Trout survives with ‘two mouths’

A North Fork Coeur d’Alene cutthroat appears to have two mouths.
A North Fork Coeur d’Alene cutthroat appears to have two mouths.

Jay Kirchner of Coeur d’Alene was fly fishing on the North Fork of the Coeur d’Alene River last weekend when he hooked a scrappy cutthroat trout.

“It hit an Elk Hair Caddis on the surface,” he said. “There was nothing odd about the strike or the fight except that when I could see it during the fight it looked odd.

“It wasn’t until I got it in the net that I saw the fish had two mouths,” said the public information officer for the Idaho Panhandle National Forest.

“I laid it out on the shore for a quick picture, then set it loose again. The cutthroat happily swam off.”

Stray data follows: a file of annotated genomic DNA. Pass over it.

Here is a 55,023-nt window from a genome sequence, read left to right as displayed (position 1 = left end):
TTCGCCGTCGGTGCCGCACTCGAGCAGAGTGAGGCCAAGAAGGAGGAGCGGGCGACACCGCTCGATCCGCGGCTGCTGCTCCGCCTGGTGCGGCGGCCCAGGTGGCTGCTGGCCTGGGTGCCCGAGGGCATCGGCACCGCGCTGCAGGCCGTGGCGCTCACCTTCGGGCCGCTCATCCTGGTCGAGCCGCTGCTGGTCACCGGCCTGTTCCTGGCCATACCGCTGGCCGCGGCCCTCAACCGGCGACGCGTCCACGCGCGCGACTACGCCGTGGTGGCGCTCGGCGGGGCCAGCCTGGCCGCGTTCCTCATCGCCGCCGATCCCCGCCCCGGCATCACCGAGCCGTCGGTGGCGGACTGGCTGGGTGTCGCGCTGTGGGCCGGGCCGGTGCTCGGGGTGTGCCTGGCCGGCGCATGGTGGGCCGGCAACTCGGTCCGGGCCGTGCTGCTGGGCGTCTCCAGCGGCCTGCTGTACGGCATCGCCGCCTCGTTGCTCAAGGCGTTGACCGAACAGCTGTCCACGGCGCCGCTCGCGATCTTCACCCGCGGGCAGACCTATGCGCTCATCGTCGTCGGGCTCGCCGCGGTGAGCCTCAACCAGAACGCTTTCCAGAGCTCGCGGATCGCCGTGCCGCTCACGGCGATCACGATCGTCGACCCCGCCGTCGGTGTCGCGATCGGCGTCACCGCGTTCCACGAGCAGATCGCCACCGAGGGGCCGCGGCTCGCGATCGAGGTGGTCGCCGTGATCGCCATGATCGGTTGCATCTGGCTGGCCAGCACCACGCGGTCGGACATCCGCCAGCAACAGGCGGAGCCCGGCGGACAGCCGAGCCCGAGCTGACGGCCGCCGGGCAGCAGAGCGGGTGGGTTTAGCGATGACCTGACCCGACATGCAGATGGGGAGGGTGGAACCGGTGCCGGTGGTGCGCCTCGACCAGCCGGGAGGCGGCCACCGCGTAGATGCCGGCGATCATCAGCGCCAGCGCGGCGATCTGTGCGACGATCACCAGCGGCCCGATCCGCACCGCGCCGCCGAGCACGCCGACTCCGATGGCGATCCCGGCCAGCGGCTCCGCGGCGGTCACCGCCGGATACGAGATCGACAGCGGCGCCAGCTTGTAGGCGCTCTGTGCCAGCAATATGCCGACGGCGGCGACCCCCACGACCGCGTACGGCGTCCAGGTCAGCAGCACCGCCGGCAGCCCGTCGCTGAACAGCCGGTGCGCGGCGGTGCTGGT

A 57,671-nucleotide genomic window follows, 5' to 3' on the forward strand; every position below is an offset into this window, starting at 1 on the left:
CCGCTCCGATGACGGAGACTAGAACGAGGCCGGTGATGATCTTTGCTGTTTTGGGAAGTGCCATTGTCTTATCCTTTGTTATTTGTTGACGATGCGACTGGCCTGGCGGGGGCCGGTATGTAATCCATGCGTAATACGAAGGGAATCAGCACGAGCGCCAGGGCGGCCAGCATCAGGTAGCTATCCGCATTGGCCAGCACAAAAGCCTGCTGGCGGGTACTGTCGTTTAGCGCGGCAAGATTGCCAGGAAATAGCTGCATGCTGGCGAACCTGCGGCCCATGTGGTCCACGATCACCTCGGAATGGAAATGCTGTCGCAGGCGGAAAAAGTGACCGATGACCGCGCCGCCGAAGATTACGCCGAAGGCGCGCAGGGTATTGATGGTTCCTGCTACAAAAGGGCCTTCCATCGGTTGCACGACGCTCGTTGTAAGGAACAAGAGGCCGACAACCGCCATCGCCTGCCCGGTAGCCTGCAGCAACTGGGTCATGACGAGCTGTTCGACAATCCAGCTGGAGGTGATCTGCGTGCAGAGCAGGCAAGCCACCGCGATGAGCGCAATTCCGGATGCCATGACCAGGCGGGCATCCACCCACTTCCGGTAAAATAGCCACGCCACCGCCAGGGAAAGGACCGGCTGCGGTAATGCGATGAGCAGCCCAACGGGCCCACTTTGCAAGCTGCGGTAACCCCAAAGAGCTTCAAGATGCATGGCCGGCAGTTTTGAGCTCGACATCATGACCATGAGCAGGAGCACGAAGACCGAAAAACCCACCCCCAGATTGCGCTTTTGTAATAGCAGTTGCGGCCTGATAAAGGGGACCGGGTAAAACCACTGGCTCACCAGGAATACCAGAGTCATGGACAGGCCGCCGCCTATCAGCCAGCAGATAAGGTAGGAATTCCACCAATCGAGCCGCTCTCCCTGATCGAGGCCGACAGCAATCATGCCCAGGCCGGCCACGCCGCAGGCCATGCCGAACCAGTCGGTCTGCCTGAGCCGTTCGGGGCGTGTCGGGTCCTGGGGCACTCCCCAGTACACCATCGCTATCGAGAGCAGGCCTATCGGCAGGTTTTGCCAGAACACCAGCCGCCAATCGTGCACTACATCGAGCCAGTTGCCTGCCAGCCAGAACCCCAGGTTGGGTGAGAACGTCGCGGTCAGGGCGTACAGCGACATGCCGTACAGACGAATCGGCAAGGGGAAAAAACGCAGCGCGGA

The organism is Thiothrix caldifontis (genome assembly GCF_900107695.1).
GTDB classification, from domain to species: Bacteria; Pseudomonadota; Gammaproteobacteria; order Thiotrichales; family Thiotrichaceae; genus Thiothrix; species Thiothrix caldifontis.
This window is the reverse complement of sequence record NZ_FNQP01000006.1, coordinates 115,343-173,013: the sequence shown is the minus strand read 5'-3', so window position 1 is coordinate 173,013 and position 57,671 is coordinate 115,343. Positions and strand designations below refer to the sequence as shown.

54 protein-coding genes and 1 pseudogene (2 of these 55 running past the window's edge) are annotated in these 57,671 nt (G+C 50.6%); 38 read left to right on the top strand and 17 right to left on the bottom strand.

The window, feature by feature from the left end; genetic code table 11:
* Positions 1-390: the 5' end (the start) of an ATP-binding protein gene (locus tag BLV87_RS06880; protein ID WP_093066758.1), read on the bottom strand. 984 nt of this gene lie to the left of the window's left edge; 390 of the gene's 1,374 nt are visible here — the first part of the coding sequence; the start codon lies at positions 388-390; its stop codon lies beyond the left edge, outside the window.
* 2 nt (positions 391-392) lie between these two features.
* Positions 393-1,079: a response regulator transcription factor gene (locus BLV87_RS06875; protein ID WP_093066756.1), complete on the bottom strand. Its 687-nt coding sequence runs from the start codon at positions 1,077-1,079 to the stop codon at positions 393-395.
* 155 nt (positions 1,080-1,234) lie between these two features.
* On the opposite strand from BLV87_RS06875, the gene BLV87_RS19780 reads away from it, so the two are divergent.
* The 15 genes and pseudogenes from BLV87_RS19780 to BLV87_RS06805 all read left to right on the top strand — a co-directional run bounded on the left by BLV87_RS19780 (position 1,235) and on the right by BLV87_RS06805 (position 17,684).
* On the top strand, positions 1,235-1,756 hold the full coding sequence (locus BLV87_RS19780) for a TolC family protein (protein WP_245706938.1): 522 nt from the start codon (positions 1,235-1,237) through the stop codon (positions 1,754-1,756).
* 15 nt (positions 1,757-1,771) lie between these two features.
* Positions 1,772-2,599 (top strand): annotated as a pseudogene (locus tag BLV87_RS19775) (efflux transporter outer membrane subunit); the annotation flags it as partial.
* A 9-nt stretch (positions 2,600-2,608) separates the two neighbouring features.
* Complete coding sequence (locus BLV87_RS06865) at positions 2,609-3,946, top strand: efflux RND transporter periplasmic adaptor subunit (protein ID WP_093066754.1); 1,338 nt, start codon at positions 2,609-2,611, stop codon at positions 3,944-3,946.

The Spokesman-Review forwarded the photo to fisheries biologists for their opinion, since it wasn’t clear whether the lower mouth is a natural deformity or whether it’s the healed result of suffering hooking damage as a younger fish. 

The lower jaw flap resembles the plastic lip that causes a diving lure to dive with the force of water.

“Very rarely, we’ve documented two-headed fish in hatcheries. This case looks like damage due to hooking disfiguration,” said Joe DuPont, the agency’s Clearwater Region fisheries manager, formerly the field biologist who conducted definitive studies of Coeur d’Alene River cutthroats.

“I’ve seen this before, but never to that degree.

Chip Corsi, Panhandle Region manager and fisheries biologist said he’s seen this type of hooking deformity during his surveys.

“It’s not really a second mouth, but the separation of the tissue that connects the jaw with the gular (tongue) structure.

“Remarkably, these fish are often healed up and in pretty good condition in many cases.”

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Rich Landers

Rich Landers

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